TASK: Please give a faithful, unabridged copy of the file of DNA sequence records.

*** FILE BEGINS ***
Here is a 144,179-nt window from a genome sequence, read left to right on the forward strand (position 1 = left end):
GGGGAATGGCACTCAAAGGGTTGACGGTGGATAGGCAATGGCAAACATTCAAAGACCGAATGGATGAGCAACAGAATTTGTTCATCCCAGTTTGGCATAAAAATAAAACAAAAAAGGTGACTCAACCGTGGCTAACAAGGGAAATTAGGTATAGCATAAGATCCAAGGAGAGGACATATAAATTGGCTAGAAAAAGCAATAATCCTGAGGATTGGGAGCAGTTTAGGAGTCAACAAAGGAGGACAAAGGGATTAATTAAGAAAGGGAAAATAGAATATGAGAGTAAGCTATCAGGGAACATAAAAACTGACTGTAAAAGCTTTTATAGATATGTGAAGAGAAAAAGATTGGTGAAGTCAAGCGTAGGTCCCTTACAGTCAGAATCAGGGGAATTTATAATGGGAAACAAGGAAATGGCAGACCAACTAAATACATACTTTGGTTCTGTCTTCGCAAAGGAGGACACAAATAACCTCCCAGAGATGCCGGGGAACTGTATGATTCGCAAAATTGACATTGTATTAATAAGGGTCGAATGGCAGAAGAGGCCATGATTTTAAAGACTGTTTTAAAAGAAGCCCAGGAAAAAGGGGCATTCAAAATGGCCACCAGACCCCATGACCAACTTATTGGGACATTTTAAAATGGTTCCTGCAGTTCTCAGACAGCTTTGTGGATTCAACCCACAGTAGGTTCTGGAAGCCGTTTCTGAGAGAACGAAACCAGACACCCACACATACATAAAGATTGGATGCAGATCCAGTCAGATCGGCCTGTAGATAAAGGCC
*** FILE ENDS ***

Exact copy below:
Here is a 144,179-nt window from a genome sequence, read left to right on the forward strand (position 1 = left end):
GGGGAATGGCACTCAAAGGGTTGACGGTGGATAGGCAATGGCAAACATTCAAAGACCGAATGGATGAGCAACAGAATTTGTTCATCCCAGTTTGGCATAAAAATAAAACAAAAAAGGTGACTCAACCGTGGCTAACAAGGGAAATTAGGTATAGCATAAGATCCAAGGAGAGGACATATAAATTGGCTAGAAAAAGCAATAATCCTGAGGATTGGGAGCAGTTTAGGAGTCAACAAAGGAGGACAAAGGGATTAATTAAGAAAGGGAAAATAGAATATGAGAGTAAGCTATCAGGGAACATAAAAACTGACTGTAAAAGCTTTTATAGATATGTGAAGAGAAAAAGATTGGTGAAGTCAAGCGTAGGTCCCTTACAGTCAGAATCAGGGGAATTTATAATGGGAAACAAGGAAATGGCAGACCAACTAAATACATACTTTGGTTCTGTCTTCGCAAAGGAGGACACAAATAACCTCCCAGAGATGCCGGGGAACTGTATGATTCGCAAAATTGACATTGTATTAATAAGGGTCGAATGGCAGAAGAGGCCATGATTTTAAAGACTGTTTTAAAAGAAGCCCAGGAAAAAGGGGCATTCAAAATGGCCACCAGACCCCATGACCAACTTATTGGGACATTTTAAAATGGTTCCTGCAGTTCTCAGACAGCTTTGTGGATTCAACCCACAGTAGGTTCTGGAAGCCGTTTCTGAGAGAACGAAACCAGACACCCACACATACATAAAGATTGGATGCAGATCCAGTCAGATCGGCCTGTAGATAAAGGCC